Early George Barr work from an early fanzine . . .
Tuesday, September 22, 2015
Much of early 20th century advertising art can be considered kitsch — gaudy, tacky, however one defines the term. And yet, as 'art for the masses', it has appeal, at least as eye candy — empty calories for the brain. My aesthetic appetite always has a taste for the exotic flavors, whatever the caloric level.
Friday, August 28, 2015
It used to be that collectors of books would paste an 'ex libris' label in each of their lovely acquisitions. Basically it was a little certificate of ownership that indicated, "this is my treasure, hands-off unless I deem you worthy of loaning this book, and even then you better damn well return it", or sentiments of that nature.
It used to be that persons with money would have their book plates designed by an artist of renown, making them quite collectible in and of themselves.
Then, back in the '60s, there were adolescents like me who bought, for a couple of bucks, a little box of mass-produced bookplates for my mass-produced books. Tolkien's Middle Earth had a huge upswelling back then and I had assumed this was an image of Bilbo Baggins, even though this guy doesn't have big furry feet.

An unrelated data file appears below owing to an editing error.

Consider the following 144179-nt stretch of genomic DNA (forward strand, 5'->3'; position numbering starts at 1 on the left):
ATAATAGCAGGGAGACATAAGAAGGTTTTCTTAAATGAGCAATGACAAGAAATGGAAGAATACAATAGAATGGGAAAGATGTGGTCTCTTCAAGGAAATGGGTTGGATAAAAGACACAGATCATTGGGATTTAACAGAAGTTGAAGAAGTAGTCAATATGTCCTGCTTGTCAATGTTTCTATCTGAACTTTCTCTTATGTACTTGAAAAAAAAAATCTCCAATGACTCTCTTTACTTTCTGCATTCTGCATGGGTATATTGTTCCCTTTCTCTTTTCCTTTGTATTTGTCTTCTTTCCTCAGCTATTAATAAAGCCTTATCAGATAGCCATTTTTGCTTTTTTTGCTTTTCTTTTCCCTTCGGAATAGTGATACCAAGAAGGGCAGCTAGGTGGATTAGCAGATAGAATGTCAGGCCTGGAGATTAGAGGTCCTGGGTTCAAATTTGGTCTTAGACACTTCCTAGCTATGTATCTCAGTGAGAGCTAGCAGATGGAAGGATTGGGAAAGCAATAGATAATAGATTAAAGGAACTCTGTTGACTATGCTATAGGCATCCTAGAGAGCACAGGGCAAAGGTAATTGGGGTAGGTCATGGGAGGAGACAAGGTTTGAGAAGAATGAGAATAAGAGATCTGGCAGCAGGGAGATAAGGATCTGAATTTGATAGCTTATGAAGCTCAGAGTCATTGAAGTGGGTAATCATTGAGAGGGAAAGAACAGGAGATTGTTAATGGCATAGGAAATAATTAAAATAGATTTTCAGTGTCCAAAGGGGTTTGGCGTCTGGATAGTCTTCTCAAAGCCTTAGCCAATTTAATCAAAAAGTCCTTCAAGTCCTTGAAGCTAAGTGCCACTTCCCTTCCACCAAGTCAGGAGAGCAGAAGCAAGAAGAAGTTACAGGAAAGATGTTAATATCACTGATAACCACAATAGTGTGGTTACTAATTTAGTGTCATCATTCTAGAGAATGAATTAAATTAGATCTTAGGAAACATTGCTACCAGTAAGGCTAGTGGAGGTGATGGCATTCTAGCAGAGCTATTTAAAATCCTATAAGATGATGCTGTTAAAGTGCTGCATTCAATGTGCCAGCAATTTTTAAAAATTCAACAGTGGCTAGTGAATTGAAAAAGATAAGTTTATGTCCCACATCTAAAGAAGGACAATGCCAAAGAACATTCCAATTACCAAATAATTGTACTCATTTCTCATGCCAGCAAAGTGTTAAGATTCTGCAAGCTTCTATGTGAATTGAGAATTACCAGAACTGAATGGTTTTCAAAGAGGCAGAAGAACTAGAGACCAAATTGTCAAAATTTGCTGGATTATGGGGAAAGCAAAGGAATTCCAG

I think I saw this same bookplate design at B Daltons a couple of years ago. Every once in a while as I look through books that have been with me for years, I see one of these with my name signed on it and think again, "this is my treasure . . . "
Tuesday, August 4, 2015
Friday, June 5, 2015
Monday, June 1, 2015
Once upon a time, these terra cotta winged horses stood at the height of an Etruscan temple, symbolizing strength and, for what it was worth to the viewer, swift passage.
This sculpture has survived since before the Christian era and for all we know was modeled from life, before the extinction of such magnificent creatures, so I like to think.
Tuesday, May 26, 2015
This was a sweet little graphic for a sweet little product, circa 1913. I sincerely wish that transportation had not progressed beyond this sort of conveyance (it's really similar to Grandma Duck's auto as rendered by Carl Barks). As a society we move too fast and have made things too complicated...and too reliable on non-renewable energy sources.
Looking at this image last night, as I was processing it, I suddenly wondered who the hell is driving here? It's a hundred years too early for the Google Self-Driving Car!